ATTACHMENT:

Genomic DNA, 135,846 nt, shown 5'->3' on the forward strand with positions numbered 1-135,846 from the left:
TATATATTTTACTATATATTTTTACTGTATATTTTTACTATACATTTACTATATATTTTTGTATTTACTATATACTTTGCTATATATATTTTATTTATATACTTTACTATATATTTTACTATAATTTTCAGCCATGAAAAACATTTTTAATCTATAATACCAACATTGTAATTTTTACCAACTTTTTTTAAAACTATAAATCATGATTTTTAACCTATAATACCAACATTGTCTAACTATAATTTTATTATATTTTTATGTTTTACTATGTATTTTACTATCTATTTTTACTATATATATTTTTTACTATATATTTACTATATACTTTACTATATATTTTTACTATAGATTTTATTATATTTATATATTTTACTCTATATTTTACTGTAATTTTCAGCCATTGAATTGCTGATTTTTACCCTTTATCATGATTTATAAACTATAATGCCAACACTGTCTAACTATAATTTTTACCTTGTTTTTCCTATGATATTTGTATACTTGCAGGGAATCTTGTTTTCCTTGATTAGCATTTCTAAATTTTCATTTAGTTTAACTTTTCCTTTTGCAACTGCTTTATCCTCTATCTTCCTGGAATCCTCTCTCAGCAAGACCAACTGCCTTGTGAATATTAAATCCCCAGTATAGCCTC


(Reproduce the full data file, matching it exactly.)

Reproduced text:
Genomic DNA, 135,846 nt, shown 5'->3' on the forward strand with positions numbered 1-135,846 from the left:
TATATATTTTACTATATATTTTTACTGTATATTTTTACTATACATTTACTATATATTTTTGTATTTACTATATACTTTGCTATATATATTTTATTTATATACTTTACTATATATTTTACTATAATTTTCAGCCATGAAAAACATTTTTAATCTATAATACCAACATTGTAATTTTTACCAACTTTTTTTAAAACTATAAATCATGATTTTTAACCTATAATACCAACATTGTCTAACTATAATTTTATTATATTTTTATGTTTTACTATGTATTTTACTATCTATTTTTACTATATATATTTTTTACTATATATTTACTATATACTTTACTATATATTTTTACTATAGATTTTATTATATTTATATATTTTACTCTATATTTTACTGTAATTTTCAGCCATTGAATTGCTGATTTTTACCCTTTATCATGATTTATAAACTATAATGCCAACACTGTCTAACTATAATTTTTACCTTGTTTTTCCTATGATATTTGTATACTTGCAGGGAATCTTGTTTTCCTTGATTAGCATTTCTAAATTTTCATTTAGTTTAACTTTTCCTTTTGCAACTGCTTTATCCTCTATCTTCCTGGAATCCTCTCTCAGCAAGACCAACTGCCTTGTGAATATTAAATCCCCAGTATAGCCTC